Wallace & Gromit's Excellent Inventor

Multiple Oscar-winner Nick Park's name is well-known in his native England but remains relatively unfamiliar here in the U.S. More Americans have probably witnessed Park's Plasticine magic in the video for the Peter Gabriel song "Sledgehammer" than in any of his other projects, despite the fact that he has walked off with three of the golden statuettes for Best Animated Short (including this year's for Park's latest madcap Wallace & Gromit adventure, A Close Shave).

Park's handiwork highlights Wallace & Gromit:The Best of Aardman Animation, an anthology unspooling at Miami Beach's Alliance Cinema through this weekend. Although the collection of shorts bears the title of Park's beloved (across the pond, at least) creations -- the mild-mannered, harebrained inventor Wallace and his clever, crime-solving dog Gromit -- it also includes several short works by Park's stablemates at Britain's prolific and world-renowned Aardman Animation studio. Park's efforts compose slightly less than half the collection's 75 minutes, but one could safely say they dominate the show.

And deservedly so. Not merely a tremendous animator, Park proves himself a stunningly talented and original filmmaker as well. He utilizes sophisticated camera angles and lighting techniques to generate mood and make his subtly expressive molded plastic characters look as real and act as plausibly as any human actors in live-action films. The 30-minute comedy-thriller A Close Shave demonstrates Park's filmmaking savvy as its tale of sheep rustling during a wool shortage echoes Spielberg's Indiana Jones adventures as well as Carol Reed's atmospheric classic The Third Man, not to mention Disney's 101 Dalmations. The scale of Park's invention is nothing short of amazing; as Tim Burton did with The Nightmare Before Christmas, Park constructs an entire animated world through which his characters move.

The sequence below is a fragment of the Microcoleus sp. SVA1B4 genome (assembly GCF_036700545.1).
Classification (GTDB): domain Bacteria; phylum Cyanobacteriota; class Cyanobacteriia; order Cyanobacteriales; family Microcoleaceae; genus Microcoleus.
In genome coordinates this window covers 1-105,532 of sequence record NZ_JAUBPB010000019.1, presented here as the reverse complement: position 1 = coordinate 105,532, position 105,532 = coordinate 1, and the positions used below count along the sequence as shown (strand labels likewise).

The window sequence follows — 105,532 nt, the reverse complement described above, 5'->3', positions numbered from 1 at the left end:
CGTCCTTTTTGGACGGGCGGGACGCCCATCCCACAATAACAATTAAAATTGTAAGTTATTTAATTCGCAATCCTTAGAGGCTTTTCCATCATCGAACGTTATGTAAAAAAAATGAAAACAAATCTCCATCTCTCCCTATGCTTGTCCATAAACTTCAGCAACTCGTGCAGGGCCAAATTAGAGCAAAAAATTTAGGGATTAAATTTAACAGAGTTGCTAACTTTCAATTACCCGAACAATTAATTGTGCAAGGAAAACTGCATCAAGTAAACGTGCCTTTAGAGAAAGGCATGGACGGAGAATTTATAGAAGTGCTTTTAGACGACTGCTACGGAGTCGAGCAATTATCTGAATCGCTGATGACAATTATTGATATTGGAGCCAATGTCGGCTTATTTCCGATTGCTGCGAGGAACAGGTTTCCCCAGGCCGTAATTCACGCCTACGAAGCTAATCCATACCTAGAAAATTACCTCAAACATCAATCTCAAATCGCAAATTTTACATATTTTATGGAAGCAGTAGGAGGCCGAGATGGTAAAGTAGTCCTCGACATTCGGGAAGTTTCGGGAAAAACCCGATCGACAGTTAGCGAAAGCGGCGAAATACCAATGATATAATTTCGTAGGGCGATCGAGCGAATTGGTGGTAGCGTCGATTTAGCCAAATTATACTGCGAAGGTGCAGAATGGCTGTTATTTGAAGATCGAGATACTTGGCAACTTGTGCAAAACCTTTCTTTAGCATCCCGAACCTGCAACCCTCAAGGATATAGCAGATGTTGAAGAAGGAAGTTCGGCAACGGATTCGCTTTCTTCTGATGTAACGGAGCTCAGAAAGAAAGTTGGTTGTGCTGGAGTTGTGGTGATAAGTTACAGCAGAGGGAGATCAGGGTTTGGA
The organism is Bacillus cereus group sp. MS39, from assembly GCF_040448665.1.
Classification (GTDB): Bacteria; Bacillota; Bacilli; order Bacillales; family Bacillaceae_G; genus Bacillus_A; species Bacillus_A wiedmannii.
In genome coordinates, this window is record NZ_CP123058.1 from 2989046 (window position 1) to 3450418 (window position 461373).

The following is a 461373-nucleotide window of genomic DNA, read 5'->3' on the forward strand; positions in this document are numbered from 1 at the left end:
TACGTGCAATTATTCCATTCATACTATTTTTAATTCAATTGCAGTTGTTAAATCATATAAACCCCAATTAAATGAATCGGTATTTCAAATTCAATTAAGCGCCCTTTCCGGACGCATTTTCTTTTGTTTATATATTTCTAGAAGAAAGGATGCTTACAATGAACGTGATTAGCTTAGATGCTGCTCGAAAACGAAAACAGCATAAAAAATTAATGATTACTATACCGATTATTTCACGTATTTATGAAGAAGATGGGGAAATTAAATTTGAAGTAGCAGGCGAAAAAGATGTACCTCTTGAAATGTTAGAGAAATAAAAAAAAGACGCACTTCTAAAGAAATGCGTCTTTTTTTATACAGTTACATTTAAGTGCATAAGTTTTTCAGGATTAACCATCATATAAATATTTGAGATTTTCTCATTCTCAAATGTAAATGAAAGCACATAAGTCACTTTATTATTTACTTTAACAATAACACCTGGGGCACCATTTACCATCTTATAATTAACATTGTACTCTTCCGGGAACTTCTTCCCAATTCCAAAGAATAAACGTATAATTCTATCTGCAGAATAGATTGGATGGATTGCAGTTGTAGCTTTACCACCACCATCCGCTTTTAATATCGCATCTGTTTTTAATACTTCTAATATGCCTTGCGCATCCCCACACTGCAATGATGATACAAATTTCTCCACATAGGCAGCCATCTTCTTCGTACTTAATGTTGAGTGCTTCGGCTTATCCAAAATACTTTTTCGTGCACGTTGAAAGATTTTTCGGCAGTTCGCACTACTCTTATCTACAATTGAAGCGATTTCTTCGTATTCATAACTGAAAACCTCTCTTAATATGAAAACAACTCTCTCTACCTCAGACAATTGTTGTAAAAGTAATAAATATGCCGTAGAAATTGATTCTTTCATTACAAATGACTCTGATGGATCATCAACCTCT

Park also vents his vivid imagination and beguiling sense of humor in the 1989 short Creature Comforts, a series of interviews with talking animals at a British zoo. The droll five-minute short (which, like A Close Shave, garnered an Oscar) tweaks British reserve as Park's caged critters politely share their views on the pluses and minuses of their cramped but well-appointed accommodations, the absence of really fresh red meat from their diet, and the chilly English weather. The nuances in the animals' facial expressions and the closeness with which their movements resemble those of humans are mesmerizing. It's easy to see why the British utility company Heat Electric commissioned Park and his crew to create an advertising campaign based on Creature Comforts; the vignettes of wild animals in domestic settings talking from the comfort of their own homes about the wonders of electric appliances prove irresistible. Small wonder the Heat Electric spots remain one of the most acclaimed ad campaigns in Brit TV history.

The concept of ascribing human characteristics to animated animals is nothing new; Disney founded a billion-dollar international empire on the popularity of one little cartoon mouse. Neither Wallace and Gromit nor Nick Park's talking zoo dwellers have, as yet, yielded amusement parks, motion picture studios, and massive land deals in Central Florida. But Park's endearing creations have the potential for universal appeal to audiences of all ages. Wallace and Gromit may yet be mentioned in the same breath with the great motion picture comedy duos of all time, from Abbott and Costello to the Roadrunner and Coyote. Don't bet against them.

-- Todd Anthony

Wallace & Gromit: The Best of Aardman Animation, featuring the work of Nick Park.


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